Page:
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Long v. Long

ILLINOIS APPELLATE COURT — THIRD DISTRICT.


SEPTEMBER 14, 1964.

BARBARA ANN LONG AND DONNA JANET LONG, APPELLANTS,

v.

WILLIAM J. LONG, APPELLEE.

Appeal from the Circuit Court of Rock Island County; the Hon. DAN H. McNEAL, Judge, presiding. Appeal dismissed.

ROETH, J.

Plaintiffs filed an action in forcible entry and detainer in the Circuit Court of Rock Island County, which was tried by a jury. The jury returned a verdict finding the issues for defendant and against plaintiffs. Judgment was entered on the verdict on March 4, 1964. On March 9, 1964, plaintiffs filed a notice of appeal. The abstract does not reflect the filing of any bond at the time notice of appeal was filed. We have searched the original record, certified to by the clerk as being a full and complete record, and do not find any appeal bond or reference thereto.

In 860 Lake Shore Drive Trust v. Wickham, 18 Ill. App.2d 184, 151 N.E.2d 431, plaintiffs filed a suit in forcible entry and detainer against defendants. A trial by jury resulted in a verdict for plaintiffs and defendants appealed. The trial court set the amount of appeal bond at $100 but no bond was filed. In dismissing the appeal the court said:

"Section 18 of the Forcible Entry and Detainer Act (Ill Rev Stats 1957, c 57, § 19) provides:

"`If any party shall feel aggrieved by the verdict of the jury or decision of the court, upon any trial had under this Act, such party may have an appeal, to be taken to the same courts, in the same manner, and tried in the same way as appeals are taken and tried in other cases. Provided such party files notice of appeal and bond within five (5) days from the rendition of the judgment. . . .'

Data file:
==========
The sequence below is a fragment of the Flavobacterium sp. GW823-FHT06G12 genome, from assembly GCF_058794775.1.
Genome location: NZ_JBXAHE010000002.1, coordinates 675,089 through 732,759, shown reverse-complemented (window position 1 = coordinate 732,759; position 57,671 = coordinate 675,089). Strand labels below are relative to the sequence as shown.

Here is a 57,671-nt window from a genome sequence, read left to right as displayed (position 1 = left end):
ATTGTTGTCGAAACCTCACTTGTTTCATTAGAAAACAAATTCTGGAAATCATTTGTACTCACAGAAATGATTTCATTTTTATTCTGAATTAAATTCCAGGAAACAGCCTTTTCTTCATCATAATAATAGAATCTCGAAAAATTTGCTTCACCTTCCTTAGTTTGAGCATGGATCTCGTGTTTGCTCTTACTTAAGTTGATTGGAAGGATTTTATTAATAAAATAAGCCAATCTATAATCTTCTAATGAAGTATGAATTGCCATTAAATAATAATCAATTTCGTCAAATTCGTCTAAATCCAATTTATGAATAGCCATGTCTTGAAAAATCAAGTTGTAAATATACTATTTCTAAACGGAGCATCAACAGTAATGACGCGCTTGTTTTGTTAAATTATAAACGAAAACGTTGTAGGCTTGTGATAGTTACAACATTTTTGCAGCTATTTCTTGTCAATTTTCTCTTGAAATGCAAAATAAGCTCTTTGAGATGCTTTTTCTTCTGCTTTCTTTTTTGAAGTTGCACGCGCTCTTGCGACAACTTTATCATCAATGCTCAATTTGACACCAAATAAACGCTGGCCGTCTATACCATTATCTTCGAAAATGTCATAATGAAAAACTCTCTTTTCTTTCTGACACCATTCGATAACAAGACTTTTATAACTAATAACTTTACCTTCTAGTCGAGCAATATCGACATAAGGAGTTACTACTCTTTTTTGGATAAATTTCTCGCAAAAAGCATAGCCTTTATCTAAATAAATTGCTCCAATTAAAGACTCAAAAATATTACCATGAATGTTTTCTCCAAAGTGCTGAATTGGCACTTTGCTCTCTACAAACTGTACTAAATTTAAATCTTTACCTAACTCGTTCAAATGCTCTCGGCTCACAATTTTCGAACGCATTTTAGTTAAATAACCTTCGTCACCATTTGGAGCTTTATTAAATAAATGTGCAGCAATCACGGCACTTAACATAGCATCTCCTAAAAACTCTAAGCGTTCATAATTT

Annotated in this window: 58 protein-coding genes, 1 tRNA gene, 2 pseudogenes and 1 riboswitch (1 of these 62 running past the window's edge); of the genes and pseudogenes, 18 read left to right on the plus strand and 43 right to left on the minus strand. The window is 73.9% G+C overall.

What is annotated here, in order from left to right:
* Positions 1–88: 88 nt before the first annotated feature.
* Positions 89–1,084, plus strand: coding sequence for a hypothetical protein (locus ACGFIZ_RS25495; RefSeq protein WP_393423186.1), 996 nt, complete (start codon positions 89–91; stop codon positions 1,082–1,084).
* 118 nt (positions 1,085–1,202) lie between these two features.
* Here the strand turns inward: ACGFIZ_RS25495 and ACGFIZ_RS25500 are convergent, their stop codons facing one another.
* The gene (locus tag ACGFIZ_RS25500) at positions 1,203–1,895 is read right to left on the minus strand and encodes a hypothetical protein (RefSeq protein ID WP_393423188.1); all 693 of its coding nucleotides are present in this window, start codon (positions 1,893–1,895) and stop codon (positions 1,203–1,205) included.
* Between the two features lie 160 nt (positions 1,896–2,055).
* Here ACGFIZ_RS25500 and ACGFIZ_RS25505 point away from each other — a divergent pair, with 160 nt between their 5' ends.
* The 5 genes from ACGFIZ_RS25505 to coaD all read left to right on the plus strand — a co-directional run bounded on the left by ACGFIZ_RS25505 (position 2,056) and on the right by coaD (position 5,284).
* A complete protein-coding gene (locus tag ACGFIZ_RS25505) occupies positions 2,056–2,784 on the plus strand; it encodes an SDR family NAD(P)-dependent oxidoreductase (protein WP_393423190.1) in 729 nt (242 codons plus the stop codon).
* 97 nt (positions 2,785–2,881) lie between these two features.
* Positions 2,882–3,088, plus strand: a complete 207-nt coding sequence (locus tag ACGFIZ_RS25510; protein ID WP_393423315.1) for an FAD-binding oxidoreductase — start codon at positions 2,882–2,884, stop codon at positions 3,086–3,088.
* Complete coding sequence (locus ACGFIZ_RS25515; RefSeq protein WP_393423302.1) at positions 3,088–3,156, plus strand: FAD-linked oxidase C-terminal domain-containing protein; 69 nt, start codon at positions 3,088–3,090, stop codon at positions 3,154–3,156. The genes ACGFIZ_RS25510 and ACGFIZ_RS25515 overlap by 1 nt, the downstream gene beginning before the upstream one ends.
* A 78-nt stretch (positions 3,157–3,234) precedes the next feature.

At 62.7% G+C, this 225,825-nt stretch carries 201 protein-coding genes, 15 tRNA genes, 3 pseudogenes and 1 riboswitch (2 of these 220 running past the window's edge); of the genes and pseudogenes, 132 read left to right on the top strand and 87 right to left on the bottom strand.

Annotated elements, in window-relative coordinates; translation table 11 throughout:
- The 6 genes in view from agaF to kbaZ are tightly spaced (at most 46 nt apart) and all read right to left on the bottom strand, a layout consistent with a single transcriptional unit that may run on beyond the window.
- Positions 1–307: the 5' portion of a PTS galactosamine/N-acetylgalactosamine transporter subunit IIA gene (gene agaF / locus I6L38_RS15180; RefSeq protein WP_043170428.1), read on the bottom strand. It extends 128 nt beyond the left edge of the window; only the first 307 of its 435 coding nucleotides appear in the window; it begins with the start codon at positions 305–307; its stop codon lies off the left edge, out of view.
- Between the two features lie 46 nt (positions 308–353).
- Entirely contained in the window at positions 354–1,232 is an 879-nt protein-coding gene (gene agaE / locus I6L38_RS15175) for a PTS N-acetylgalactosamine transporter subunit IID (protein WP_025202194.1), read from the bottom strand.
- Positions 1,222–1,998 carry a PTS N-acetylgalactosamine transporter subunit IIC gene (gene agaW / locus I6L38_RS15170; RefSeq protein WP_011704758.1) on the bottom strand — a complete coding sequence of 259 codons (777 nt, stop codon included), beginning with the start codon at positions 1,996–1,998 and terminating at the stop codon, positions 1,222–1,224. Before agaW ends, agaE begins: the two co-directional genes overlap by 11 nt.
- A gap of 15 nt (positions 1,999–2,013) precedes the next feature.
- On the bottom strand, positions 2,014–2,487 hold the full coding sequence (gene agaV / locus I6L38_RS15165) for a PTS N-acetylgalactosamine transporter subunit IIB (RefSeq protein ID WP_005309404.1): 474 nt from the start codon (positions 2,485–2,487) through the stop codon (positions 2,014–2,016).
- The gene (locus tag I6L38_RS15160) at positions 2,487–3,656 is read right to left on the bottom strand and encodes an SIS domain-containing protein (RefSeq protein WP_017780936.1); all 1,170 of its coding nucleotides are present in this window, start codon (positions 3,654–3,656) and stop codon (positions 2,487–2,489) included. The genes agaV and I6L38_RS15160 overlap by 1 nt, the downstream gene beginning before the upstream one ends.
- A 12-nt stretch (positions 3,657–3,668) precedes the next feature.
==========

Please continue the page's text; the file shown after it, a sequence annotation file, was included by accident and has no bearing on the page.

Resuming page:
"Section 11 of the Act provides: `The provisions of the Civil Practice Act . . . shall apply to all proceedings hereunder in courts of record, except as otherwise provided in this Act.' Under the statute appeals in actions brought under the Forcible Entry and Detainer Act are governed by that Act. The Act provides that the party must file notice of appeal and bond within five days from the rendition of the judgment.

"In Veach v. Hendricks, 278 Ill. App. 376, it was held that filing of a notice of appeal is jurisdictional. Under the Forcible Entry and Detainer Act in order to confer jurisdiction upon this court it was necessary for the appellants to file both a notice of appeal and a bond within five days from the date of the rendition of the judgment, and without the filing of both a notice of appeal and bond within apt time no appeal has been perfected. Karavidas v. O'Dwyer, 333 Ill. App. 154."

. . . . . .

"Where a reviewing court has not acquired jurisdiction of a case, that jurisdiction cannot be conferred by consent or acquiescence. Wishard v. School Directors, 279 Ill. App. 333."

In view of the foregoing holding this appeal must be dismissed.

Appeal dismissed.

CULBERTSON, P.J. and SCHEINEMAN, J., concur.

19640914

© 2002 VersusLaw Inc.



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